Morgan v. Clark County et al, No. 2:2014cv01582 - Document 28 (D. Nev. 2015)

Court Description: ORDER Granting 5 Defendant's Motion to Dismiss. It Is Further Ordered that Plaintiff's 24 Motion to Amend Complaint is Denied. The Clerk Shall Enter Judgment and Close the Case. Signed by Judge James C. Mahan on 4/12/2015. (Copies have been distributed pursuant to the NEF - DC)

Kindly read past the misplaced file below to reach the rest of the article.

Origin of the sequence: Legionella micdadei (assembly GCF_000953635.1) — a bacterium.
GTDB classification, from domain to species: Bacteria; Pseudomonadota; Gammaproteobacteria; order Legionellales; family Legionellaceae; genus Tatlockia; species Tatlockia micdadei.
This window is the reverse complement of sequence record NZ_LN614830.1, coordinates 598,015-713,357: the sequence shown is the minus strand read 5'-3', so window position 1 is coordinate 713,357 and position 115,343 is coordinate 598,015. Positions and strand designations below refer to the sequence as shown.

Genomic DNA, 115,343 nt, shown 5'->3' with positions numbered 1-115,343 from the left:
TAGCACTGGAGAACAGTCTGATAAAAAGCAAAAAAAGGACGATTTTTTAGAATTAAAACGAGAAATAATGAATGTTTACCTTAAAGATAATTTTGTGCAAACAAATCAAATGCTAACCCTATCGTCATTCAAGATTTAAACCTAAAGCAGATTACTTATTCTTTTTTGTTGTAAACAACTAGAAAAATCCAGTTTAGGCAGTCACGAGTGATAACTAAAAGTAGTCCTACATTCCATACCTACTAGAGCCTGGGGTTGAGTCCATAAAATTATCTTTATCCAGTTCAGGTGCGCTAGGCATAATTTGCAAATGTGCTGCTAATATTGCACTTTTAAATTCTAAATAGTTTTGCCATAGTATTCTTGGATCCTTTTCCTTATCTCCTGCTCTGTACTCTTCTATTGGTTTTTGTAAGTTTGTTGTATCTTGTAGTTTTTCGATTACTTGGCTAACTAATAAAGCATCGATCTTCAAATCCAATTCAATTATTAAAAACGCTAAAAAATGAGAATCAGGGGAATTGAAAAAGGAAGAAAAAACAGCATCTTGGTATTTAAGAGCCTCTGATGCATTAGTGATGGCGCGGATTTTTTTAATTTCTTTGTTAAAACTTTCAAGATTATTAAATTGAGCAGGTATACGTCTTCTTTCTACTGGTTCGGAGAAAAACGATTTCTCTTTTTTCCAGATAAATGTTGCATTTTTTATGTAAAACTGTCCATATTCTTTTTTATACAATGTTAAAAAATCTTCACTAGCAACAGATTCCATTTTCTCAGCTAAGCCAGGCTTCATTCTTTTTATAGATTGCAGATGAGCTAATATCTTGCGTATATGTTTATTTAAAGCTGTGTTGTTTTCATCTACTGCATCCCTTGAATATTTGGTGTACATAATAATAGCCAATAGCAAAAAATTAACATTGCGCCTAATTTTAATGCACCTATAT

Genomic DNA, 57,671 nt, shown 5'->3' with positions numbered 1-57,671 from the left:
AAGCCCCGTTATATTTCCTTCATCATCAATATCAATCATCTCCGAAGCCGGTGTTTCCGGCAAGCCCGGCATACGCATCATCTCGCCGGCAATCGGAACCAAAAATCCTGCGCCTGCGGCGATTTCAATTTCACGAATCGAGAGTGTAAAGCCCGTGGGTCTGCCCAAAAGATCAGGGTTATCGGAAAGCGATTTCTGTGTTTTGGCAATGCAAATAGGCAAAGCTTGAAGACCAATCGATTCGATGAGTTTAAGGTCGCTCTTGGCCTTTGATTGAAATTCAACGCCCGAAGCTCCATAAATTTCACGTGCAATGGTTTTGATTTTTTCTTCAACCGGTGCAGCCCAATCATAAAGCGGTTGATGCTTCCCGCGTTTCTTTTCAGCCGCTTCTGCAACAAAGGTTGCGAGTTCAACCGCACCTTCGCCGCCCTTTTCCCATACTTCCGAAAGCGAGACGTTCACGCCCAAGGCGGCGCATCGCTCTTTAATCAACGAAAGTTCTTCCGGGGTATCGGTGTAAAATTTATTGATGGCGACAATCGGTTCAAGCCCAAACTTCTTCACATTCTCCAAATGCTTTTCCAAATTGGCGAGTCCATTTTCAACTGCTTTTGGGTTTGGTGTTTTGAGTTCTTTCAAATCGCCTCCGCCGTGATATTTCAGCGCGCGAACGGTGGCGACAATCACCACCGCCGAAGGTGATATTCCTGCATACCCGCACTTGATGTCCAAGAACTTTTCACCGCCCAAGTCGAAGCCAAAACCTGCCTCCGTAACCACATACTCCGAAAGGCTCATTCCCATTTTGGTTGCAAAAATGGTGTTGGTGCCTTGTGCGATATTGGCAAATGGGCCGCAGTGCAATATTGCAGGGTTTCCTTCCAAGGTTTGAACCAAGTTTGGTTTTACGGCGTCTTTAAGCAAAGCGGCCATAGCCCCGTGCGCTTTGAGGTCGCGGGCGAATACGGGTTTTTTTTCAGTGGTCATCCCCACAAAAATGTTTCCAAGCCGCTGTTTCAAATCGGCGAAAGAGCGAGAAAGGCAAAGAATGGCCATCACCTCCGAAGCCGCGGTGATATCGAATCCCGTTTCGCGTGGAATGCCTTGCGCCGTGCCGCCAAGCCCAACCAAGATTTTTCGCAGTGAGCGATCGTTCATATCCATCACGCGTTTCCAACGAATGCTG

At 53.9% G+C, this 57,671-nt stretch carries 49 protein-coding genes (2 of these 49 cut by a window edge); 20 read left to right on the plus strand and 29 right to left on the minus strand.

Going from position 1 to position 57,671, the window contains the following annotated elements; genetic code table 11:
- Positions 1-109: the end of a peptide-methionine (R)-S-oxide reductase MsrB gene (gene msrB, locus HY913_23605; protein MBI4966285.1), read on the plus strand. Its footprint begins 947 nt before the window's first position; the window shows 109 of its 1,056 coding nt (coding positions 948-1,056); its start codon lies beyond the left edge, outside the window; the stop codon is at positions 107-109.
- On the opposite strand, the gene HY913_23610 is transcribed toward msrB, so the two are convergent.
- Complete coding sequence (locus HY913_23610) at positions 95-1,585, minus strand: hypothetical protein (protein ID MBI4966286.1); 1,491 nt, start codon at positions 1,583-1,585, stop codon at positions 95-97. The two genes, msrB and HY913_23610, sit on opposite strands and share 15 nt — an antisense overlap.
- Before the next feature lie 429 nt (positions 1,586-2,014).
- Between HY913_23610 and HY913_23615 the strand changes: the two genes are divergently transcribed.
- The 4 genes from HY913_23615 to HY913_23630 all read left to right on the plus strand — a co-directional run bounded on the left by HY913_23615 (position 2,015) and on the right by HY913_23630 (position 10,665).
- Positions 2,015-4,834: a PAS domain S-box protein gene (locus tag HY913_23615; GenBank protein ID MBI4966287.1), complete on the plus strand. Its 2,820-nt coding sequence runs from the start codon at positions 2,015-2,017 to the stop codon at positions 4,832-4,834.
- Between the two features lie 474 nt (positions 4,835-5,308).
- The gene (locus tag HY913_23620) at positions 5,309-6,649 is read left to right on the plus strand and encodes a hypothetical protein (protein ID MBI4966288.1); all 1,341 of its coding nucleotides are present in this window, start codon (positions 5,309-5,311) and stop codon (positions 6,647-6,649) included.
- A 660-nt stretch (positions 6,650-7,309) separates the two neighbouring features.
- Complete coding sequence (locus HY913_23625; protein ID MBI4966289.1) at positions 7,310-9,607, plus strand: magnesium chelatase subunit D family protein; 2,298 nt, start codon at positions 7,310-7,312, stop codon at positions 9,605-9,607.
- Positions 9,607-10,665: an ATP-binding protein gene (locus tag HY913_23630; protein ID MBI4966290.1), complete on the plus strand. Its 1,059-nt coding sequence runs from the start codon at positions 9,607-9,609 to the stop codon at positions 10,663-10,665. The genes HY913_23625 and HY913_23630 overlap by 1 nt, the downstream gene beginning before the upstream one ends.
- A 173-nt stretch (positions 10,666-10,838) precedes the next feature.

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Morgan v. Clark County et al Doc. 28 1 2 3 4 UNITED STATES DISTRICT COURT 5 DISTRICT OF NEVADA 6 *** 7 JAMES A. MORGAN, Case No. 2:14-CV-1582 JCM (PAL) 8 Plaintiff(s), 9 10 ORDER v. CLARK COUNTY NEVADA, et al., 11 Defendant(s). 12 13 Presently before the court is defendants Clark County, Nevada, Glenn Trowbridge, and 14 Steve Sisolak’s motion to dismiss. (Doc. # 5). Defendant Edward M. Finger joined the motion to 15 dismiss. (Doc. # 10). Pro se plaintiff James A. Morgan filed a response, (doc. # 9), and defendants 16 filed a reply, (doc. # 12). 17 Also before the court is plaintiff’s motion for leave to file an amended complaint. (Doc. # 18 24). Defendants filed a response, (doc. # 26), and plaintiff filed a reply, (doc. # 27). 19 I. 20 21 Background Plaintiff’s complaint is incredibly difficult to follow. The court has spent considerable time piecing together the pertinent factual allegations. 22 Plaintiff was a long-term employee of Clark County. (Doc. # 1). Clark County hired him 23 in September 1977. (Doc. # 1 at 1). Plaintiff first worked in the courthouse maintenance 24 department and then moved to the parks and recreation department where he held the title of 25 swimming pool technician. (Doc. # 1 at 1). 26 When defendant Glenn Trowbridge became the director for parks and recreation, plaintiff 27 alleges he became a victim of continuous harassment. (Doc. # 1 at 1). In 2001, after 24 years of 28 service with Clark County, plaintiff was either fired by defendant Trowbridge, (doc. # 1 at 3), James C. Mahan U.S. District Judge Dockets.Justia.com 1 forced into retirement, (doc. # 1 at 6), or forced into total permanent disability, (doc. # 1 at 2, 7– 2 8). 3 Plaintiff alleges that, at the time of his separation from Clark County, defendants acted in 4 concert to deprive plaintiff of “pertinent information regarding his disability benefits specifically 5 medical premiums, federal income tax status while on disability and supplemental disability 6 benefits.” (Doc. # 1 at 2). He was denied all supplemental benefits. (Doc. # 1 at 2). Plaintiff 7 further asserts that at the time of his separation from Clark County, “intentional mistakes” were 8 submitted to the Public Employees Retirement System (PERS), which prevented plaintiff from 9 receiving supplemental disability benefits. (Doc. # 1 at 2). 10 Plaintiff also alleges he was not been paid more than $15,000 for serving as acting 11 swimming pool supervisor for over eleven months at some point during his tenure with Clark 12 County. (Doc. # 1 at 3). 13 Since plaintiff’s separation from Clark County in 2001, he has tried to “get clarification 14 from Clark County” regarding the claims in his instant complaint. Plaintiff alleges that the 15 defendants improperly calculated his benefits and that these miscalculations created financial 16 losses for him, including the loss of two vehicles that were financed with his disability insurance, 17 and the loss of his home in 2006. 18 Plaintiff has previously filed two federal actions in this district. In 1998, plaintiff filed an 19 employment discrimination case against defendant Trowbridge, case number CV-S-98-0886- 20 DWH-RJJ. (Doc. # 1 at 3). Plaintiff alleged that he was denied a position in October 1996 because 21 of his race. The court granted summary judgment for defendants. 22 In 2008, plaintiff brought an employment discrimination case, case number 2:08-cv-00333- 23 PMP-PAL. (Doc. # 1 at 3). The court dismissed plaintiff’s claims for lack of subject-matter 24 jurisdiction and for failure to state a claim upon which relief can be granted. There was no diversity 25 jurisdiction, Morgan pleaded only state law claims, and Morgan’s 42 U.S.C. § 1983 claim was not 26 colorable. See Arbaugh v. Y&H Corp., 546 U.S. 500, 513 n.10 (2006) (“A claim invoking federal- 27 question jurisdiction . . . may be dismissed for want of subject-matter jurisdiction if it is not 28 colorable, i.e., if it is ‘immaterial and made solely for the purpose of obtaining jurisdiction’ or is James C. Mahan U.S. District Judge -2- 1 ‘wholly insubstantial and frivolous.’”). Plaintiff appealed and the Ninth Circuit affirmed. (Doc. 2 # 58). 3 II. Legal Standard 4 A court may dismiss a plaintiff’s complaint for “failure to state a claim upon which relief 5 can be granted.” Fed. R. Civ. P. 12(b)(6). A properly pled complaint must provide “[a] short and 6 plain statement of the claim showing that the pleader is entitled to relief.” Fed. R. Civ. P. 8(a)(2); 7 Bell Atlantic Corp. v. Twombly, 550 U.S. 544, 555 (2007). While Rule 8 does not require detailed 8 factual allegations, it demands “more than labels and conclusions” or a “formulaic recitation of the 9 elements of a cause of action.” Ashcroft v. Iqbal, 129 S.Ct. 1937, 1949 (2009) (citation omitted). 10 “Factual allegations must be enough to rise above the speculative level.” Twombly, 550 U.S. at 11 555. Thus, to survive a motion to dismiss, a complaint must contain sufficient factual matter to 12 “state a claim to relief that is plausible on its face.” Iqbal, 129 S.Ct. at 1949 (citation omitted). 13 In Iqbal, the Supreme Court clarified the two-step approach district courts are to apply 14 when considering motions to dismiss. First, the court must accept as true all well-pled factual 15 allegations in the complaint. Id. at 1950. However, legal conclusions are not entitled to the 16 assumption of truth. Id. at 1950. Mere recitals of the elements of a cause of action, supported by 17 only conclusory statements, do not suffice. Id. at 1949. Second, the court must consider whether 18 the factual allegations in the complaint allege a plausible claim for relief. Id. at 1950. A claim is 19 facially plausible when the plaintiff's complaint alleges facts that allows the court to draw a 20 reasonable inference that the defendant is liable for the alleged misconduct. Id. at 1949. 21 Where the complaint does not “permit the court to infer more than the mere possibility of 22 misconduct, the complaint has alleged, but it has not shown, that the pleader is entitled to relief.” 23 Id. (internal quotations and alterations omitted). When the allegations in a complaint have not 24 crossed the line from conceivable to plausible, plaintiff's claim must be dismissed. Twombly, 550 25 U.S. at 570. 26 The Ninth Circuit addressed post-Iqbal pleading standards in Starr v. Baca, 652 F.3d 1202, 27 1216 (9th Cir. 2011). The Starr court stated, “First, to be entitled to the presumption of truth, 28 allegations in a complaint or counterclaim may not simply recite the elements of a cause of action, James C. Mahan U.S. District Judge -3- 1 but must contain sufficient allegations of underlying facts to give fair notice and to enable the 2 opposing party to defend itself effectively. Second, the factual allegations that are taken as true 3 must plausibly suggest an entitlement to relief, such that it is not unfair to require the opposing 4 party to be subjected to the expense of discovery and continued litigation.” Id. 5 III. Discussion 6 A. Motion to Dismiss 7 The court liberally construes plaintiff’s claims as being brought under 42 U.S.C. § 1983, 8 alleging a deprivation of statutory rights established by the Americans with Disabilities Act of 9 1990 (ADA).1 10 Defendants’ motion to dismiss asserts that plaintiff’s claims are time-barred under the 11 applicable statute of limitations. While § 1983 does not specify a statute of limitations for filing 12 complaints, the forum state’s personal injury statute of limitations applies to these claims. Owens 13 v. Okure, 488 U.S. 235, 236 (1989). Here, the forum state is Nevada, which creates a two-year 14 statute of limitations for personal injury claims. NRS § 11.190(4)(e). Accordingly, this two-year 15 period applies to plaintiff’s § 1983 claim. 16 While plaintiff does not explicitly discuss the continuing violations doctrine in his 17 complaint, defendants acknowledge that he may have implicitly argued that his claim is timely 18 under this doctrine. (Doc. #12 at 3). However, defendants’ motion discusses only plaintiff’s 19 repeated attempts to communicate with Clark County officials, while analyzing the doctrine’s 20 limitations in the employment termination context. (Id. at 3–4). This analysis misses the central 21 premise of plaintiff’s allegation, that he was deprived supplemental disability payments through 22 intentional acts by defendants. 23 24 25 Plaintiff’s response to defendants’ motion to dismiss argues he has been denied constitutional rights and filed this action based on 42 U.S.C. § 1983, asserting “Deprivation of [his] Rights as a disabled employee [for] violat[ions of the] ADA Civil Rights Act of 1990 Amended.” (Doc. # 9 at 1). The Civil Rights Act of 1990 sought to protect job discrimination against minorities and women. It was vetoed by President George H.W. Bush. Plaintiff also erroneously cites “42 U.S.C. § 12111.” Accordingly, the court believes that plaintiff asserts only a 42 U.S.C. § 1983 claim, alleging a deprivation of statutory rights established by the ADA. 1 26 27 28 James C. Mahan U.S. District Judge -4- 1 Nonetheless, the court does not reach the question of how the continuing violations 2 doctrine applies to such a claim, because there are other fatal defects in plaintiff’s claim. The court 3 will therefore highlight the most relevant issues for each defendant. 4 1. Clark County, Nevada 5 Defendants’ motion does not specifically address Clark County’s alleged liability. 6 However, it is well established that “a local government body . . . cannot be held liable under § 7 1983 ‘solely because it employs a tortfeasor—or, in other words, a municipality cannot be held 8 liable under § 1983 on a respondeat superior theory.’” Jackson v. Barnes, 749 F.3d 755, 762 (9th 9 Cir. 2014) cert. denied, 135 S. Ct. 980 (2015) (quoting Monell v. N.Y.C. Dep't of Soc. Servs., 436 10 U.S. 658, 691 (1978)). This principle applies to county governments. See, e.g., Bd. of Cnty. 11 Comm'rs of Bryan Cnty., Okl. v. Brown, 520 U.S. 397, 403 (1997). 12 Plaintiff attempts to impute liability to the county based on the alleged actions of its current 13 and former employees and current commissioner. This claim is not cognizable. Accordingly, 14 plaintiff’s claim against Clark County is dismissed. 15 2. Glenn Trowbridge 16 Plaintiff has brought claims on multiple occasions against Trowbridge, the former director 17 of the county’s parks and recreation department. The most recent claim in 2008 was extremely 18 similar to the instant action, alleging a violation of plaintiff’s constitutional rights under § 1983 19 based on a denial of his additional disability benefits. (Doc. # 5 at 20–21). Since another court 20 within this district dismissed this claim, Defendants argue that the doctrine of res judicata bars the 21 instant action. (Id. at 5). 22 Res judicata bars a party from bringing a claim if a court of competent jurisdiction has 23 rendered final judgment on the merits of the claim in a previous action involving the same parties 24 or their privies. In re Jenson, 980 F.2d 1254, 1256 (9th Cir. 1992). The doctrine is intended to 25 “insure [ ] the finality of decisions, conserve[ ] judicial resources, and protect [ ] litigants from 26 multiple lawsuits.” 27 Americana Fabrics, Inc. v. L & L Textiles, Inc., 754 F.2d 1524, 1528–29 (9th Cir. 1985)). McClain v. Apodaca, 793 F.2d 1031, 1032–33 (9th Cir. 1986) (citing 28 James C. Mahan U.S. District Judge -5- 1 A “dismissal for failure to state a claim under Federal Rule of Civil Procedure 12(b)(6) is 2 a ‘judgment on the merits.’” Federated Dep't Stores, Inc. v. Moitie, 452 U.S. 394, 399 n.3 (1981). 3 The exception to this rule is if the court explicitly dismisses the claim without prejudice. See King 4 v. Provident Life & Acc. Ins. Co., 23 F.3d 926, 929 (5th Cir. 1994) (discussing multiple circuit 5 courts and treatises that have articulated this principle). 6 Res judicata applies to plaintiff’s instant complaint. He brought nearly identical claims 7 against Trowbridge in 2008, (see doc. # 5 at 20–27), and the district court dismissed the claim, (id. 8 at 31–32). The order did not state that the dismissal was “without prejudice.” The claim is 9 therefore barred. Accordingly, plaintiff’s claim against defendant Trowbridge is dismissed. 10 3. Edward Finger 11 Plaintiff also brings claims against Edward Finger, the former county assistant manager. 12 Plaintiff wrote Finger a letter in 2013 requesting “a transparent audit of his total permanent 13 disability benefits . . . .” (Doc. # 1 at 4). The two met in February 2013, where defendant Finger 14 allegedly agreed to investigate plaintiff’s claims and provide him a written answer. (Id.). Since 15 Finger never provided him this answer, plaintiff brought this instant action against him. 16 Defendants never address this specific contention against Finger and merely state that 17 plaintiff has never served Finger with his complaint. The court notes that the correct procedure in 18 such an instance would be to file a motion to dismiss for insufficient service of process pursuant 19 to Federal Rule of Civil Procedure 12(b)(5). 20 Nonetheless, plaintiff has failed to demonstrate how Finger’s inaction (i.e., not providing 21 a written answer) violates any of plaintiff’s rights. Plaintiff has therefore failed to identify a 22 cognizable harm. Accordingly, plaintiff’s claim against defendant Finger is dismissed. 23 4. Steve Sisolak 24 Finally, plaintiff brings a claim against Steve Sisolak, a Clark County commissioner. 25 Plaintiff sent Sisolak a letter regarding his complaints in 2013, and Sisolak responded days later 26 informing plaintiff that Sisolak had forwarded the information to the district attorney’s office. 27 (Doc. # 1 at 4). It appears that Sisolak’s inaction beyond this measure is plaintiff’s only basis for 28 a claim against the defendant. Once again, plaintiff has failed to demonstrate how such an act of James C. Mahan U.S. District Judge -6- 1 omission violates any statutory right and has thus failed to identify a harm. Accordingly, plaintiff’s 2 claim against defendant Sisolak is dismissed. 3 B. 4 Plaintiff moves for leave to file an amended complaint in order to add Clark County Credit 5 Union (CCCU) as a defendant. (Doc. # 24 at 1). However, plaintiff’s proposed amended 6 complaint makes nearly the same allegations against CCCU as his dismissed complaint in 2008: a 7 deprivation of “pertinent information regarding his disability benefits” and a denial of 8 supplemental disability benefits . (Id. at 5). Even if the court were to grant leave to amend, 9 plaintiff’s claims against CCCU would be barred under res judicata for the same reasons discussed 10 Motion for leave to file an amended complaint above. 11 Furthermore, plaintiff’s proposed amended complaint does not resolve the defects in his 12 original complaint in regards to the current defendants. The motion is therefore futile in every 13 respect. Accordingly, the court will deny plaintiff’s motion for leave to file an amended complaint. 14 IV. Conclusion 15 Based on the analysis above, the court will grant defendants’ motion to dismiss for failure 16 to state a claim upon which relief can be granted. (Doc. # 5). Because plaintiff’s claims are either 17 barred under res judicata or non-cognizable, they are incurable through further litigation, and the 18 court will therefore dismiss these claims with prejudice. The court will deny plaintiff’s motion for 19 leave to file an amended complaint. (Doc. # 24). 20 Accordingly, 21 IT IS HEREBY ORDERED, ADJUDGED, AND DECREED that defendants’ motion to 22 dismiss for failure to state a claim upon which relief can be granted, (doc. # 5), be, and the same 23 hereby is, GRANTED, and the complaint is dismissed with prejudice. 24 25 IT IS FURTHER ORDERED that plaintiff’s motion for leave to file an amended complaint, (doc. # 24), is DENIED. 26 The clerk shall enter judgment accordingly and close the case. 27 DATED April 15, 2015. 28 James C. Mahan U.S. District Judge __________________________________________ UNITED STATES DISTRICT JUDGE -7-